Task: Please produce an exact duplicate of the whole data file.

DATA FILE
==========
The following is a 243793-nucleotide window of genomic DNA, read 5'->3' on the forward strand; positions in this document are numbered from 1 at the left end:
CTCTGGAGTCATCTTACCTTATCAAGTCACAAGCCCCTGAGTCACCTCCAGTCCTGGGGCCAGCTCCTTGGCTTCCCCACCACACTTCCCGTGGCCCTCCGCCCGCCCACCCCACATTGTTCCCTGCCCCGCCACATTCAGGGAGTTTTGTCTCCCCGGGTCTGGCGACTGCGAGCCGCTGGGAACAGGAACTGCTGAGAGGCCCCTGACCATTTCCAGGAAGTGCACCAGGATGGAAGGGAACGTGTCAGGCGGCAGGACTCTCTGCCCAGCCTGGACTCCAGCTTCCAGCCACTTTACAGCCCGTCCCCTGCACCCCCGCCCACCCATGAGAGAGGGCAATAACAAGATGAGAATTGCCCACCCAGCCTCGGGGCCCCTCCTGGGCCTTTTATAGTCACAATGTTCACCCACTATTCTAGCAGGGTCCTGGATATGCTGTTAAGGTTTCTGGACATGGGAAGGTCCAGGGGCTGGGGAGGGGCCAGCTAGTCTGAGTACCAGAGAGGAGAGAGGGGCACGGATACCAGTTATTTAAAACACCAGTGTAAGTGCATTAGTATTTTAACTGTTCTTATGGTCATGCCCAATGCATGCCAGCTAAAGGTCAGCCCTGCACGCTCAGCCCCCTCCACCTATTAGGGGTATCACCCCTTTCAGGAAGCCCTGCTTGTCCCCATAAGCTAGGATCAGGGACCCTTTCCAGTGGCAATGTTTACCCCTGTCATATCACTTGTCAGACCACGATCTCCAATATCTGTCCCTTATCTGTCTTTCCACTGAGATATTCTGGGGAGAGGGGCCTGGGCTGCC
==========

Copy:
The following is a 243793-nucleotide window of genomic DNA, read 5'->3' on the forward strand; positions in this document are numbered from 1 at the left end:
CTCTGGAGTCATCTTACCTTATCAAGTCACAAGCCCCTGAGTCACCTCCAGTCCTGGGGCCAGCTCCTTGGCTTCCCCACCACACTTCCCGTGGCCCTCCGCCCGCCCACCCCACATTGTTCCCTGCCCCGCCACATTCAGGGAGTTTTGTCTCCCCGGGTCTGGCGACTGCGAGCCGCTGGGAACAGGAACTGCTGAGAGGCCCCTGACCATTTCCAGGAAGTGCACCAGGATGGAAGGGAACGTGTCAGGCGGCAGGACTCTCTGCCCAGCCTGGACTCCAGCTTCCAGCCACTTTACAGCCCGTCCCCTGCACCCCCGCCCACCCATGAGAGAGGGCAATAACAAGATGAGAATTGCCCACCCAGCCTCGGGGCCCCTCCTGGGCCTTTTATAGTCACAATGTTCACCCACTATTCTAGCAGGGTCCTGGATATGCTGTTAAGGTTTCTGGACATGGGAAGGTCCAGGGGCTGGGGAGGGGCCAGCTAGTCTGAGTACCAGAGAGGAGAGAGGGGCACGGATACCAGTTATTTAAAACACCAGTGTAAGTGCATTAGTATTTTAACTGTTCTTATGGTCATGCCCAATGCATGCCAGCTAAAGGTCAGCCCTGCACGCTCAGCCCCCTCCACCTATTAGGGGTATCACCCCTTTCAGGAAGCCCTGCTTGTCCCCATAAGCTAGGATCAGGGACCCTTTCCAGTGGCAATGTTTACCCCTGTCATATCACTTGTCAGACCACGATCTCCAATATCTGTCCCTTATCTGTCTTTCCACTGAGATATTCTGGGGAGAGGGGCCTGGGCTGCC